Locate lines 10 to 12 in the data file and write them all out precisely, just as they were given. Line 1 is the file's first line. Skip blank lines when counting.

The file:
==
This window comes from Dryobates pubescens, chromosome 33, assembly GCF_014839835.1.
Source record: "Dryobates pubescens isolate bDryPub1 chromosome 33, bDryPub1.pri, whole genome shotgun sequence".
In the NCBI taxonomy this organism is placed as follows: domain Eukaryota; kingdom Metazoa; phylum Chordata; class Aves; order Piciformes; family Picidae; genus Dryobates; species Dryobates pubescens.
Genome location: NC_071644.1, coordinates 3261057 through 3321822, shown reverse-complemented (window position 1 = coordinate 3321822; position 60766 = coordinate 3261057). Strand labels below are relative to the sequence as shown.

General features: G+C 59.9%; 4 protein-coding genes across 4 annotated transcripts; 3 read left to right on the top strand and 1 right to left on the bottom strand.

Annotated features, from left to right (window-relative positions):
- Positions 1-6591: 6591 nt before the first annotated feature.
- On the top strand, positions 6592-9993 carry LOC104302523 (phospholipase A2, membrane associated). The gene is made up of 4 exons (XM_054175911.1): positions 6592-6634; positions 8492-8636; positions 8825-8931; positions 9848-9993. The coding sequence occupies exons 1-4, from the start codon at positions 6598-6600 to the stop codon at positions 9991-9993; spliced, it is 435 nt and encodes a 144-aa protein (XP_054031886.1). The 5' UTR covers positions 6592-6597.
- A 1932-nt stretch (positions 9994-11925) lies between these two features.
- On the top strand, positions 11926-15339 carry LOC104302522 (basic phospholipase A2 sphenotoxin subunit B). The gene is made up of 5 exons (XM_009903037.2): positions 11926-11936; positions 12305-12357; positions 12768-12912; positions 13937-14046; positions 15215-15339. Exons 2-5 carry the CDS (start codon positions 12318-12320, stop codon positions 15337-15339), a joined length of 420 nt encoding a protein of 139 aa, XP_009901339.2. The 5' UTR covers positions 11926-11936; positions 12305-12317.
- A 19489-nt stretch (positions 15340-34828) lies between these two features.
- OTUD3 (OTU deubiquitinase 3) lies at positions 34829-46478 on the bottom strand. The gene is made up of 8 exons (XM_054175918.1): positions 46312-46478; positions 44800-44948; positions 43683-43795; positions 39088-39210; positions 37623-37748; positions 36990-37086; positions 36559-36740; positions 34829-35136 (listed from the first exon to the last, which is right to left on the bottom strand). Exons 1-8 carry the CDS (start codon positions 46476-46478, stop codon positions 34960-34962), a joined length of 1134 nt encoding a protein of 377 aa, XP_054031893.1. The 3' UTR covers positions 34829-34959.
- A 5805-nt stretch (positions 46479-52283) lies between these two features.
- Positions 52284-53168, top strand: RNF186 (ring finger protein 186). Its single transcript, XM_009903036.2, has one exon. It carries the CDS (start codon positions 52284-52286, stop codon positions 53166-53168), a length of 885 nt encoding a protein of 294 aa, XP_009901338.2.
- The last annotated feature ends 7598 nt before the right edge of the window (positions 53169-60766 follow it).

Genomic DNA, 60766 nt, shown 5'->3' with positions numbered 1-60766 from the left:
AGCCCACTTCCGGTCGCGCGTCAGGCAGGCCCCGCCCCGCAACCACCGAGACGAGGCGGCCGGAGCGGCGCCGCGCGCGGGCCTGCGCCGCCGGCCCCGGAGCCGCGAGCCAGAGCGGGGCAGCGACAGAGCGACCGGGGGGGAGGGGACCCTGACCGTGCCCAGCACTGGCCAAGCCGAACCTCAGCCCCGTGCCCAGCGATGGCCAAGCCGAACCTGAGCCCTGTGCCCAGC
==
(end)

- On the top strand, positions 11926-15339 carry LOC104302522 (basic phospholipase A2 sphenotoxin subunit B). The gene is made up of 5 exons (XM_009903037.2): positions 11926-11936; positions 12305-12357; positions 12768-12912; positions 13937-14046; positions 15215-15339. Exons 2-5 carry the CDS (start codon positions 12318-12320, stop codon positions 15337-15339), a joined length of 420 nt encoding a protein of 139 aa, XP_009901339.2. The 5' UTR covers positions 11926-11936; positions 12305-12317.
- A 19489-nt stretch (positions 15340-34828) lies between these two features.
- OTUD3 (OTU deubiquitinase 3) lies at positions 34829-46478 on the bottom strand. The gene is made up of 8 exons (XM_054175918.1): positions 46312-46478; positions 44800-44948; positions 43683-43795; positions 39088-39210; positions 37623-37748; positions 36990-37086; positions 36559-36740; positions 34829-35136 (listed from the first exon to the last, which is right to left on the bottom strand). Exons 1-8 carry the CDS (start codon positions 46476-46478, stop codon positions 34960-34962), a joined length of 1134 nt encoding a protein of 377 aa, XP_054031893.1. The 3' UTR covers positions 34829-34959.